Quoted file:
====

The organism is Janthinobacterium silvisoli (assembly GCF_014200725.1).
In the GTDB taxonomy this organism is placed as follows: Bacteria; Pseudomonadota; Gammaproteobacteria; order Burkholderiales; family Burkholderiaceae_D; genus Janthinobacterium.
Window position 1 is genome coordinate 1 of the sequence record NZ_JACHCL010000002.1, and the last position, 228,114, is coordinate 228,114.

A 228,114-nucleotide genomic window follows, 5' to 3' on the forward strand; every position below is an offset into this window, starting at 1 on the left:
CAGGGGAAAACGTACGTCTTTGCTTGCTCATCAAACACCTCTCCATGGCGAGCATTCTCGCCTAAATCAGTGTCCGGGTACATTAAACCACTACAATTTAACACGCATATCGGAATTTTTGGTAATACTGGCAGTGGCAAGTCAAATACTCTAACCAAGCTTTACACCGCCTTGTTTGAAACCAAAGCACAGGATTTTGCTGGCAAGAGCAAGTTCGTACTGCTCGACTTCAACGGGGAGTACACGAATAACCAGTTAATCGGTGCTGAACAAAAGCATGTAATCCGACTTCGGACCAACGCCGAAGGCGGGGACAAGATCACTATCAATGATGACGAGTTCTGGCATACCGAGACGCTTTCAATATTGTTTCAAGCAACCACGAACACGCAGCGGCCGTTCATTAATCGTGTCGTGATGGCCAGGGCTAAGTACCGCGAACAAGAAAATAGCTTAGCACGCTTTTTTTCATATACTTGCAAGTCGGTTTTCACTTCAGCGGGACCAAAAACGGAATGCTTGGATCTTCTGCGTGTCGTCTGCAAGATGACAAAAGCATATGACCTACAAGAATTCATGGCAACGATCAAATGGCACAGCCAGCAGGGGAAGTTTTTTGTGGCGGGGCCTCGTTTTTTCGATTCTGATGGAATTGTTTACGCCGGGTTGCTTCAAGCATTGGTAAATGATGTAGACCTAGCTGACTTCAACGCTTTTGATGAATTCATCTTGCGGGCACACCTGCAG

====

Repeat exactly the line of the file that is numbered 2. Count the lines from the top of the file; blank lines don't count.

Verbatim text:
In the GTDB taxonomy this organism is placed as follows: Bacteria; Pseudomonadota; Gammaproteobacteria; order Burkholderiales; family Burkholderiaceae_D; genus Janthinobacterium.